VOC Reductions: Another California SIP

Written on: September 1, 2016 by SprayTM

During the past 25 years, the California Air Resources Board (CARB) adopted a series of consumer product volatile organic compound (VOC) regulations that have resulted in a 50% reduction in the VOC emissions attributed to consumer products. This is a significant accomplishment, but a costly one. Reformulation of products to meet those regulations cost the consumer products industry—using CARB’s own estimates—more than $2 billion.

These reductions have been aimed at attaining the federal National Ambient Air Quality Standards for Ozone (ozone standards), as required by various updates to the California State Implementation Plan for Ozone (SIP), which incorporate the Air Quality Management Plans (AQMPs) developed by various air districts in the state. SIPs, which are state plans for complying with the federal Clean Air Act, create legally binding commitments for further reductions and mandated rulemakings.

In May, CARB requested public comment on the Proposed 2016 State Strategy for the State Implementation Plan for Federal Ozone and PM2.5 Standards. This new SIP revision, aimed at attaining the 2008 ozone standard (75ppb), focuses almost solely on the additional reductions in nitrogen oxides (NOx) needed to attain both ozone and PM2.5 standards. However, it also included a Consumer Products Program measure that would require an additional 10 tons per day in consumer product VOC reductions by 2031. It was the only measure of the dozens in the proposed strategy that was aimed exclusively at VOC emissions. All of the other VOC reductions were from measures whose primary purpose was NOx reductions, with VOCs an added bonus.

To put this latest SIP proposal in perspective, this is the smallest VOC reduction ever proposed in a California SIP. Past SIP revisions have had reduction goals as high as 85 tons per day. The Consumer Specialty Products Association’s (CSPA) continuous efforts to reduce targeted SIP reductions for consumer products and other low reactivity VOCs are finally gaining significant traction. Numerous studies have shown that VOCs contained in consumer products have minimal air quality impact, and their impact on ozone levels is virtually non-existent. This is clear from the information provided in the CARB-proposed 2016 State Strategy, as well as additional information released in July in the draft 2016 South Coast Air Quality Management Plan (AQMP), which also includes only minimal VOC reductions from industrial products, with all other VOC reductions coming from NOx-focused measures.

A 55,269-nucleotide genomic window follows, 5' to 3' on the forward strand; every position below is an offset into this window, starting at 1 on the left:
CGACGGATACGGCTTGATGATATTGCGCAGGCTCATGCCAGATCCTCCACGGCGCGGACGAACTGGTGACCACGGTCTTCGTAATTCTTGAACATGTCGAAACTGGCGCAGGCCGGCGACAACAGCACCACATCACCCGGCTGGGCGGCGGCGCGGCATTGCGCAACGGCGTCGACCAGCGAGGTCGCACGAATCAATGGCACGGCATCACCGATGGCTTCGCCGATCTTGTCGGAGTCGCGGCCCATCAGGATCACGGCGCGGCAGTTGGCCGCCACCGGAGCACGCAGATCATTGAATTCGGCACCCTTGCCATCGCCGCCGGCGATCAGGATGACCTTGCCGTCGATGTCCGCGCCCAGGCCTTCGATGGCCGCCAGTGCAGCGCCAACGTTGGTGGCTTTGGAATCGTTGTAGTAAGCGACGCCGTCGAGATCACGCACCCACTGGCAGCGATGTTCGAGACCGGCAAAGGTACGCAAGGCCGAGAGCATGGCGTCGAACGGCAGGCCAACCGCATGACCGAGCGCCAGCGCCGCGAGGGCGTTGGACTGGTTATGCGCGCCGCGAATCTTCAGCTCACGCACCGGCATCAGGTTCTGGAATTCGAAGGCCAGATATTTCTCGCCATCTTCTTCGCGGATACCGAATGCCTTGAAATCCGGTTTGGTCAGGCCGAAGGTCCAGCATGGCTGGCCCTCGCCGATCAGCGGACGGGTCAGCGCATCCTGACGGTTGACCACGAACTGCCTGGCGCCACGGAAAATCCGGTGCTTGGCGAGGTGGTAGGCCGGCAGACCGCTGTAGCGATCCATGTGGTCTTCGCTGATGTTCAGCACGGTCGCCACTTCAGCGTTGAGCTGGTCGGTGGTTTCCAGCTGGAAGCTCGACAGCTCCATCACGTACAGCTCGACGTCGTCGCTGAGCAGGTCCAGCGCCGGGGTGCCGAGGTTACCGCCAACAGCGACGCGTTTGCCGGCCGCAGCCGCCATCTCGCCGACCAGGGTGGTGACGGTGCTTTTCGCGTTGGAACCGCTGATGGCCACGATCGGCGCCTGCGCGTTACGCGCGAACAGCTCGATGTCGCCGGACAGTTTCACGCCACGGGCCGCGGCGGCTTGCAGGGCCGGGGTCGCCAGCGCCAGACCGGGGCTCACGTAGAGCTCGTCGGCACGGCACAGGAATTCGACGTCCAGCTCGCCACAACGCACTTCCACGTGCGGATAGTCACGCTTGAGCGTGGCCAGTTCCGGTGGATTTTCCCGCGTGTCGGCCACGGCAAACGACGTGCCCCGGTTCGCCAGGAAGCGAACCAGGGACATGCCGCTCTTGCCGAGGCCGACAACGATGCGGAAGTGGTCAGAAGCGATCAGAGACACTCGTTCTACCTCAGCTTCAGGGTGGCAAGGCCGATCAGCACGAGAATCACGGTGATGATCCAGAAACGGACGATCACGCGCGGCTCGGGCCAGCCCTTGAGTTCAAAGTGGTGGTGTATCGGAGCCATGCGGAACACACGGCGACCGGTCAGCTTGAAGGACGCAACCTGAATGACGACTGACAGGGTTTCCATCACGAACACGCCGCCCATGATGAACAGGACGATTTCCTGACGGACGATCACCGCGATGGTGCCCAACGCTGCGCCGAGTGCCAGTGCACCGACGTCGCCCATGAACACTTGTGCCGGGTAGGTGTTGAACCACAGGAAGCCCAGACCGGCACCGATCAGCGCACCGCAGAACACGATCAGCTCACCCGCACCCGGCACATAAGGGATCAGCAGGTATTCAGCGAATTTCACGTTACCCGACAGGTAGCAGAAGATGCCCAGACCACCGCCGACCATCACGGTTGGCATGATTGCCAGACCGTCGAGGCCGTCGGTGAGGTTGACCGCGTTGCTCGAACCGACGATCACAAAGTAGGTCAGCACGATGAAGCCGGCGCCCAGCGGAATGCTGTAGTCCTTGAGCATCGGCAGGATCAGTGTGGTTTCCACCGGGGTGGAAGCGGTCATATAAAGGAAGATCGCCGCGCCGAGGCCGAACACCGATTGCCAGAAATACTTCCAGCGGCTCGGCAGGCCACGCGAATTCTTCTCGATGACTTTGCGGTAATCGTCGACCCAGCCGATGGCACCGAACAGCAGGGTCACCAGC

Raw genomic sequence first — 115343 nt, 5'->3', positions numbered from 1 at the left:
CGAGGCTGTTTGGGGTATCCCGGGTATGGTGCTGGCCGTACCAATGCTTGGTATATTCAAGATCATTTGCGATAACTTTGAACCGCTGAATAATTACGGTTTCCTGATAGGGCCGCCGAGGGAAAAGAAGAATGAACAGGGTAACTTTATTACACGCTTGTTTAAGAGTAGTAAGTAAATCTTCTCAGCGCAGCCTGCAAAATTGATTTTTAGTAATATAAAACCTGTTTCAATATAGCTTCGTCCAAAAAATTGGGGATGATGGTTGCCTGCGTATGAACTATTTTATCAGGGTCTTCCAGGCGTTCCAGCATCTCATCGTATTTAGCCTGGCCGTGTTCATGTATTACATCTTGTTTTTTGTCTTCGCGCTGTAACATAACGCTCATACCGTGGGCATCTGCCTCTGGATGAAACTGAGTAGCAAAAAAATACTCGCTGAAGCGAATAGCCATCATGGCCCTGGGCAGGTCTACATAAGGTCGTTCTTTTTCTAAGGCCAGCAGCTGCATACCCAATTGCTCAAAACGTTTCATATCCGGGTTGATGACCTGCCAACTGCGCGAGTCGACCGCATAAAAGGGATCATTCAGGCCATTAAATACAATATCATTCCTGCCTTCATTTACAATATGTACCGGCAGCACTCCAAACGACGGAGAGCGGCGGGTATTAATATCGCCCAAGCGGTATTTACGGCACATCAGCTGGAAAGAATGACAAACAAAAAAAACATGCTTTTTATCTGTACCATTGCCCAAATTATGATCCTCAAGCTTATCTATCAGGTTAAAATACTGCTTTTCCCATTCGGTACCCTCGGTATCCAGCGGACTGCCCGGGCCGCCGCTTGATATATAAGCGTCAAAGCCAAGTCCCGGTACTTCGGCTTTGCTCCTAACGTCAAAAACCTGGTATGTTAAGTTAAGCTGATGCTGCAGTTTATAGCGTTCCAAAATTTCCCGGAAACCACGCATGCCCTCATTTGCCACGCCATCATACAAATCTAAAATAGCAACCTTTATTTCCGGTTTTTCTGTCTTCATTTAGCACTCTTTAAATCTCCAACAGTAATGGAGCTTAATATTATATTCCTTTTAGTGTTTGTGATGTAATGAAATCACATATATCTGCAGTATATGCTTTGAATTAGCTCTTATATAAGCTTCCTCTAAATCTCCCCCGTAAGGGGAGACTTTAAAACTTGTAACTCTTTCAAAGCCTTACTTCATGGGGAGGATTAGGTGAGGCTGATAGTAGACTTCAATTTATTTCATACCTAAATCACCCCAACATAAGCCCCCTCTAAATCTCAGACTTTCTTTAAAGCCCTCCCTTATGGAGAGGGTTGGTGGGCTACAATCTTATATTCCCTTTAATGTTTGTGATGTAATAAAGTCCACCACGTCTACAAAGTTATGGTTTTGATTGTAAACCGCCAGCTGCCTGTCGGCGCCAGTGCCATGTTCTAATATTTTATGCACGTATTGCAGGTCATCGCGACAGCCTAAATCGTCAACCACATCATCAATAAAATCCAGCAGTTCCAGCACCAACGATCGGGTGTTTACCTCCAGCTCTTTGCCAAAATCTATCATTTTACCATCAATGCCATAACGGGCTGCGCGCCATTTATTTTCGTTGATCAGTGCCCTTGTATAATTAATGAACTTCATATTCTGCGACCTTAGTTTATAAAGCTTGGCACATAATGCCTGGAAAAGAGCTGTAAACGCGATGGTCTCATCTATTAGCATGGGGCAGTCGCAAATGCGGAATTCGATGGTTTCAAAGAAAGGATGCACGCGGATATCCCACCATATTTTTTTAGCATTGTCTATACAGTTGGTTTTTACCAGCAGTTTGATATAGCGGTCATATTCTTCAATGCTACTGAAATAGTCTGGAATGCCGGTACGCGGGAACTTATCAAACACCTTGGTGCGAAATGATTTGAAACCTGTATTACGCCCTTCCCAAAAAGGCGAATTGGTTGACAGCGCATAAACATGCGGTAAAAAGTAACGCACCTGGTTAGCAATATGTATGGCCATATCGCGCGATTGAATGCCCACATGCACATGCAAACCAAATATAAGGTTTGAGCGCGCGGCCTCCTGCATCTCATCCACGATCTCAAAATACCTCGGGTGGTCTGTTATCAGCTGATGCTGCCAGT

The CARB proposed 2016 State Strategy estimates the cost of the 10 tons per day in further VOC reductions at $108 million. That is a significant amount of money, especially for a measure that is not necessary to attaining federal or state air quality standards.

In early July, CSPA filed comprehensive comments with CARB on the proposed 2016 State Strategy. The comments provided a summary of all of the major scientific studies over the past decades that show the minimal and diminishing impact of consumer product VOCs. We showed that our VOCs are low reactivity and that the atmospheric conditions in the state are moving from VOC-limited (where they often were when we started this issue in the 1980s) to NOx-limited, where VOCs have little or no impact and only NOx reductions can further reduce ozone. CSPA presented a compelling case that no further consumer product reductions are necessary to meet the 2008 ozone standard that this SIP seeks to attain.

Consumer product measures are required by law. The California Health & Safety Code states that CARB can only regulate consumer products if the agency “…determines that adequate data exists to establish…the regulations are necessary to attain state and federal ambient air quality standards.”[1]

There were no data in the proposed 2016 State Strategy, adequate or otherwise, to establish that additional VOC reductions are necessary. Indeed, there was extensive evidence that the reductions were not necessary. Furthermore, federal law requires that states have adequate authority for all SIP measures. Therefore, CSPA urged CARB to remove the proposed 10-tons-per-day goal from the consumer products measure. We recommended that CARB enhance plans for added flexibility in compliance options and seek to maintain the feasibility of existing VOC limits.

Unfortunately, provisions in EPA’s SIP requirements make it difficult, if not impossible, to make significant revisions to existing VOC regulations adopted under SIPs—even if the VOC reductions produced by these regulatory standards are no longer necessary for attaining the federal ozone standard.

CSPA is filing similar comments with the South Coast district regarding its draft AQMP. The proposed 2016 State Strategy is scheduled for adoption at the CARB meeting in late September. The AQMP is scheduled for adoption by the district board in December and by CARB in January 2017. We will soon know if our efforts have been successful to have science and law win out over politics.

This is not the last SIP we will face—the SIP to implement the 2015 ozone standard is just a few years away—but it is important that we begin the process now to end the unnecessary targeting of VOCs in consumer products. One hundred million dollars is a terrible amount to waste, and can be put to much better use.

[1] CA Health & Safety Code § 41712(b).